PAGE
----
Average Prices.  Click on image for larger version.

See also: Q1 Prices and Sales 2002-2011 and Ongoing Headwinds in C'ville Area RE

Charlottesville 1st Quarter Real Estate Market Report 2012

Image, report, copyright CAAR.

Thursday, April 12, 2012

1st Quarter 2012 Charlottesville Area Housing Market Report: Upside, Downsides, Expectations, and A Recap of Sales and Prices 2002 - 2011

2012 First Quarter price and sales data for the Charlottesville Area Real Estate market will be published soon.   The closed sales from January and February, contracted a few months earlier, show Winter weakness: 

February 2012 Charlottesville Area Single Family Home Prices Drop -32% Since 2010 
January 2012 Home Sales: Charlottesville Down -39%, Albemarle Down -15%

Those numbers give pause, but the first couple of months of 2012 have seen healthy buyer activity.  And this is specifically because prices have declined.  Additionally, the 30 yr fixed has been at or below 4% for nearly five months.  This buyer activity has just started to show up in the data: so the closed sales for Q1 won't necessarily reflect the foot traffic agents have reported. Nevertheless,

Expect Some Spin for Q1 2012 Reporting -- As Usual

Every Spring there's the hope that the turn toward good times--that is, price appreciation--is just around the corner.  Realistically, in this area, it's not for some time.  But RE lives in the moment.  With contracts and viewings up over 2011, there will be froth on Realtor blogs and in the local media outlets that report the trade association data without perspective. There will be comparisons of 2012 v. the past two years (previous years be damned).  There will also be anecdotes about well-priced properties (ie, those at 2003 levels) receiving multiple offers.  All of this is the expected celebration.  But it doesn't necessarily translate into a market "recovery" or sales to hit a sustainable pace for the rest of the year.

Buyers need to beware of being "bid up" due to transient market characteristics (ie, Spring).
Sellers need to beware of overpricing for the same reason, and therefore missing their sale.

The potential Upside? 

The "Move-Up Buyer" may be back here and elsewhere, based on seller listings, after disappearing for the past couple years.  This can make the median price rise, even as the "low end" of the market continues to lose value and remain unsold.  "Move up" in this instance and area is used to mean homes priced $350K-$599K.  The $600K-Millions segments will continue to struggle--and continue to drop in price.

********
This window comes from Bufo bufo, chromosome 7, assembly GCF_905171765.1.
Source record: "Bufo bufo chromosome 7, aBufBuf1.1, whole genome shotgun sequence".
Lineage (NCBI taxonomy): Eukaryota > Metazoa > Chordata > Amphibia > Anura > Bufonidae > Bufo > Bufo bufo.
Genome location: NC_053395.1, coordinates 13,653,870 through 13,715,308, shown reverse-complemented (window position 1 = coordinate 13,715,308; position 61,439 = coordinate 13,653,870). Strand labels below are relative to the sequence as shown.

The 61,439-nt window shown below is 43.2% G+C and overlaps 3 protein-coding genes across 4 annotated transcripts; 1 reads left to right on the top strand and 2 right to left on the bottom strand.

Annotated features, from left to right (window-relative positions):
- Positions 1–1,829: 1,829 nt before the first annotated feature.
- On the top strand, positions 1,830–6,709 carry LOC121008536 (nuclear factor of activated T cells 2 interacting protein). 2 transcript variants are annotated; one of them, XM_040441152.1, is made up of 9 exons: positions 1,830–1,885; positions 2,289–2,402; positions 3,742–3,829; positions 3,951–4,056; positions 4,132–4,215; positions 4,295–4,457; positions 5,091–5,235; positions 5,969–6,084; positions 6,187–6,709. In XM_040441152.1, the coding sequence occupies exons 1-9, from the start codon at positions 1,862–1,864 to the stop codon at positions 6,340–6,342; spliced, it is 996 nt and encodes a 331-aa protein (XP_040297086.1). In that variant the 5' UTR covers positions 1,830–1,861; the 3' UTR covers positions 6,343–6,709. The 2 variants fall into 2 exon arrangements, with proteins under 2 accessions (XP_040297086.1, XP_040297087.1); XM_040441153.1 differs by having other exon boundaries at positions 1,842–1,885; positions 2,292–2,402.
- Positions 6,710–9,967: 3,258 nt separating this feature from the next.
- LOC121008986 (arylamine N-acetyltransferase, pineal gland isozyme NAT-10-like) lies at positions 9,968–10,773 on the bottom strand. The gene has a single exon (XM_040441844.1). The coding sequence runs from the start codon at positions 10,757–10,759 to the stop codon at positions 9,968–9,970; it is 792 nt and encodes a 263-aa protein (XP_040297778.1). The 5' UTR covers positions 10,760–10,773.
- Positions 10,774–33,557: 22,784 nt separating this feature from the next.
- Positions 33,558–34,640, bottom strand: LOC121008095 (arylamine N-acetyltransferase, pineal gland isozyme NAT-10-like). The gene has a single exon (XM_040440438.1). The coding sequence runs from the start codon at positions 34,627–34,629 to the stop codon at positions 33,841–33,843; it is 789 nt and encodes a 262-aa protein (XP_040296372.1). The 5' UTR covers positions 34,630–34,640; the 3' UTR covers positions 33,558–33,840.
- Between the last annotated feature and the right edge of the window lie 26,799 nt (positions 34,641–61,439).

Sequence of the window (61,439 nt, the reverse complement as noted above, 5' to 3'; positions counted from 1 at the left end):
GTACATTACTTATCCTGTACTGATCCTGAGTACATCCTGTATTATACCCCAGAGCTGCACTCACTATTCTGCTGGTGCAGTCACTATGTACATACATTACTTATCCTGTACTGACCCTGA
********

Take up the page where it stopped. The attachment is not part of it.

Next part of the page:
The Downsides?  We have the same old local headwinds

A) The inventory, lower than in previous years, does not indicate C'ville Area market "health"
B) Foreclosures are still coming at a steady pace
C) There's a significant local shadow inventory (bank re-po'd props that haven't been relisted for sale)
D) The number of local folks underwater is staggering
E) Local owners with "effective negative equity" cannot sell
F) There's a lack of first-time buyers due to price points, college debt, and change in priority
G) Home-Price-to-Income Ratio remains out of whack
H) Unemployment remains exceptionally high for the area 
I) The pent-up seller hopes, especially from $600k-$3M price points is significant
J) Sales volume remains lower than in the late '90's
K)  And, o yeah, there's the issue of obtaining a mortgage

Historic Perspective: Q1 Data 2002 - 2011

The info, below, appeared in a post on April 19, 2011:

C'ville Area RE First Quarter 2011: Median Home Prices Slide Back Six Years, Fall $70,000

The Charlottesville Area Association of Realtors quarterly market reports typically recap the past several years.   But the new one-page format only compared 2011 to 2010, which resulted in the headline "Central Virginia Home Prices Fall $19,000."  The reality is that area home prices have moved more than this.

2011's $220k actually means that this area is back down to the median in 2005

For individual City/County, the declines are steeper from the peaks, which also occurred later than the National peak in 2006:

Albemarle  $250k down $94,400 or 28% from 2006 peak
Charlottesville  $225k down $56,250 or 20% from 2008 peak 
Fluvanna $210k down $52,650 or 17% from 2007 peak 
Greene $235k down $79,900 or 25% from 2007 peak 
Louisa $199k down $50,000 or 22% from 2007 (and, tax cred, 2010) peak 
Nelson $220k down $119,000 or 34% from 2006 peak 
Orange $140k down $171,525 or 57% from 2007 peak
  • This aggregated "median home price" is found by combining all sales categories (single family homes, condos, and townhouses) then identifying the number halfway between high and low.   
  • These figures indicate what buyers were willing to pay in the first part of 2011.   
  • Though the figures have limited use for buyers/sellers interested in only one category, the aggregated median is the most widely reported dollar figure each quarter. 
Prices have been falling steadily, accelerated since the expiration of the Homebuyer Tax Credit April 30 2010.
Click image for larger version in new window.

2006-2010 Q1 Median Home Prices

2002-2007 Q1 Median Home Prices


 2011 Compared to 2010

All images copyright CAAR.  These images may be found in the First Quarter 2007 and 2010 Market Reports at the "Market Reports" link in the upper right of your screen at the CAAR website.